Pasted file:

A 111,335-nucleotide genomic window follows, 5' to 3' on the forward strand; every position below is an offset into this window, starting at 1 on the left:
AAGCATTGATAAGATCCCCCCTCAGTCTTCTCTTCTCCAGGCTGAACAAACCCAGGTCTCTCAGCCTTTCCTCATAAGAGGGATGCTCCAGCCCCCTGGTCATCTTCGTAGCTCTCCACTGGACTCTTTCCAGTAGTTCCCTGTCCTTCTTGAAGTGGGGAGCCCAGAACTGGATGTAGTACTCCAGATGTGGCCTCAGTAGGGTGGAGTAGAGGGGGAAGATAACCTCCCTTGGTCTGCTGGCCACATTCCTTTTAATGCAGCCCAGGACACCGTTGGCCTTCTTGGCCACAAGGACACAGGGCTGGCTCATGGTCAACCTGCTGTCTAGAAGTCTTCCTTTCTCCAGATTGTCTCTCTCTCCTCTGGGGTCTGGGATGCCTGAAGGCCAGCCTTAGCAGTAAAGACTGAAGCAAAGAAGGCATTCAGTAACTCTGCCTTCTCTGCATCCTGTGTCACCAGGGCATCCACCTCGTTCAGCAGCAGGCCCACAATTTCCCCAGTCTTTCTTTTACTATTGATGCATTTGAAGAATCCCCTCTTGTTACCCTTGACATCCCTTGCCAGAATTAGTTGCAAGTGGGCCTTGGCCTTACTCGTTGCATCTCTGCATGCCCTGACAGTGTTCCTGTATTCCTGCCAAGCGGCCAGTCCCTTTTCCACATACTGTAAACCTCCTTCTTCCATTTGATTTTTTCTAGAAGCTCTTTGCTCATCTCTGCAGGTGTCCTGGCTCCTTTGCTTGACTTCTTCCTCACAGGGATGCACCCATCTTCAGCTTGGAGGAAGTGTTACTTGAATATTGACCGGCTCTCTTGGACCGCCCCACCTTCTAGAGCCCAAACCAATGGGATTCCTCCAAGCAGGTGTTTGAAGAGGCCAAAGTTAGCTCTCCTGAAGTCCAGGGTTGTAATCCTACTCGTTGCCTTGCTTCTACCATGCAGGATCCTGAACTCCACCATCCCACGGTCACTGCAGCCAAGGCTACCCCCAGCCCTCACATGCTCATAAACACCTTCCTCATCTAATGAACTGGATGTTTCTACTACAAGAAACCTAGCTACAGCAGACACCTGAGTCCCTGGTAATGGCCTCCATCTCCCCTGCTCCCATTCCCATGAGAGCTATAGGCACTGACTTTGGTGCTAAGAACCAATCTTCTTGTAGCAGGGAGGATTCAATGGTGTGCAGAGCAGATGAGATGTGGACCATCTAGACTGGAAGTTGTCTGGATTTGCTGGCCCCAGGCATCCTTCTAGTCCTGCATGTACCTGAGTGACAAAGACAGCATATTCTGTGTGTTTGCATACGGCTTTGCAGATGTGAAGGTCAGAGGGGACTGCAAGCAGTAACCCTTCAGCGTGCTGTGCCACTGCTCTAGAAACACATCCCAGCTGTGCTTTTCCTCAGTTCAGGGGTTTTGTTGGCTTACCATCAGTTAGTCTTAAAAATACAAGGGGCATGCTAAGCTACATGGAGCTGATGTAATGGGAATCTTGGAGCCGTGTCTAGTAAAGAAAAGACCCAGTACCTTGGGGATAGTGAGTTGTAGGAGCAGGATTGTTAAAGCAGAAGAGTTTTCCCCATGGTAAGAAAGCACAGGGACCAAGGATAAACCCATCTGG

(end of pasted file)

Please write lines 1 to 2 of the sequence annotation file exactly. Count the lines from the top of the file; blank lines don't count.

A 111,335-nucleotide genomic window follows, 5' to 3' on the forward strand; every position below is an offset into this window, starting at 1 on the left:
AAGCATTGATAAGATCCCCCCTCAGTCTTCTCTTCTCCAGGCTGAACAAACCCAGGTCTCTCAGCCTTTCCTCATAAGAGGGATGCTCCAGCCCCCTGGTCATCTTCGTAGCTCTCCACTGGACTCTTTCCAGTAGTTCCCTGTCCTTCTTGAAGTGGGGAGCCCAGAACTGGATGTAGTACTCCAGATGTGGCCTCAGTAGGGTGGAGTAGAGGGGGAAGATAACCTCCCTTGGTCTGCTGGCCACATTCCTTTTAATGCAGCCCAGGACACCGTTGGCCTTCTTGGCCACAAGGACACAGGGCTGGCTCATGGTCAACCTGCTGTCTAGAAGTCTTCCTTTCTCCAGATTGTCTCTCTCTCCTCTGGGGTCTGGGATGCCTGAAGGCCAGCCTTAGCAGTAAAGACTGAAGCAAAGAAGGCATTCAGTAACTCTGCCTTCTCTGCATCCTGTGTCACCAGGGCATCCACCTCGTTCAGCAGCAGGCCCACAATTTCCCCAGTCTTTCTTTTACTATTGATGCATTTGAAGAATCCCCTCTTGTTACCCTTGACATCCCTTGCCAGAATTAGTTGCAAGTGGGCCTTGGCCTTACTCGTTGCATCTCTGCATGCCCTGACAGTGTTCCTGTATTCCTGCCAAGCGGCCAGTCCCTTTTCCACATACTGTAAACCTCCTTCTTCCATTTGATTTTTTCTAGAAGCTCTTTGCTCATCTCTGCAGGTGTCCTGGCTCCTTTGCTTGACTTCTTCCTCACAGGGATGCACCCATCTTCAGCTTGGAGGAAGTGTTACTTGAATATTGACCGGCTCTCTTGGACCGCCCCACCTTCTAGAGCCCAAACCAATGGGATTCCTCCAAGCAGGTGTTTGAAGAGGCCAAAGTTAGCTCTCCTGAAGTCCAGGGTTGTAATCCTACTCGTTGCCTTGCTTCTACCATGCAGGATCCTGAACTCCACCATCCCACGGTCACTGCAGCCAAGGCTACCCCCAGCCCTCACATGCTCATAAACACCTTCCTCATCTAATGAACTGGATGTTTCTACTACAAGAAACCTAGCTACAGCAGACACCTGAGTCCCTGGTAATGGCCTCCATCTCCCCTGCTCCCATTCCCATGAGAGCTATAGGCACTGACTTTGGTGCTAAGAACCAATCTTCTTGTAGCAGGGAGGATTCAATGGTGTGCAGAGCAGATGAGATGTGGACCATCTAGACTGGAAGTTGTCTGGATTTGCTGGCCCCAGGCATCCTTCTAGTCCTGCATGTACCTGAGTGACAAAGACAGCATATTCTGTGTGTTTGCATACGGCTTTGCAGATGTGAAGGTCAGAGGGGACTGCAAGCAGTAACCCTTCAGCGTGCTGTGCCACTGCTCTAGAAACACATCCCAGCTGTGCTTTTCCTCAGTTCAGGGGTTTTGTTGGCTTACCATCAGTTAGTCTTAAAAATACAAGGGGCATGCTAAGCTACATGGAGCTGATGTAATGGGAATCTTGGAGCCGTGTCTAGTAAAGAAAAGACCCAGTACCTTGGGGATAGTGAGTTGTAGGAGCAGGATTGTTAAAGCAGAAGAGTTTTCCCCATGGTAAGAAAGCACAGGGACCAAGGATAAACCCATCTGG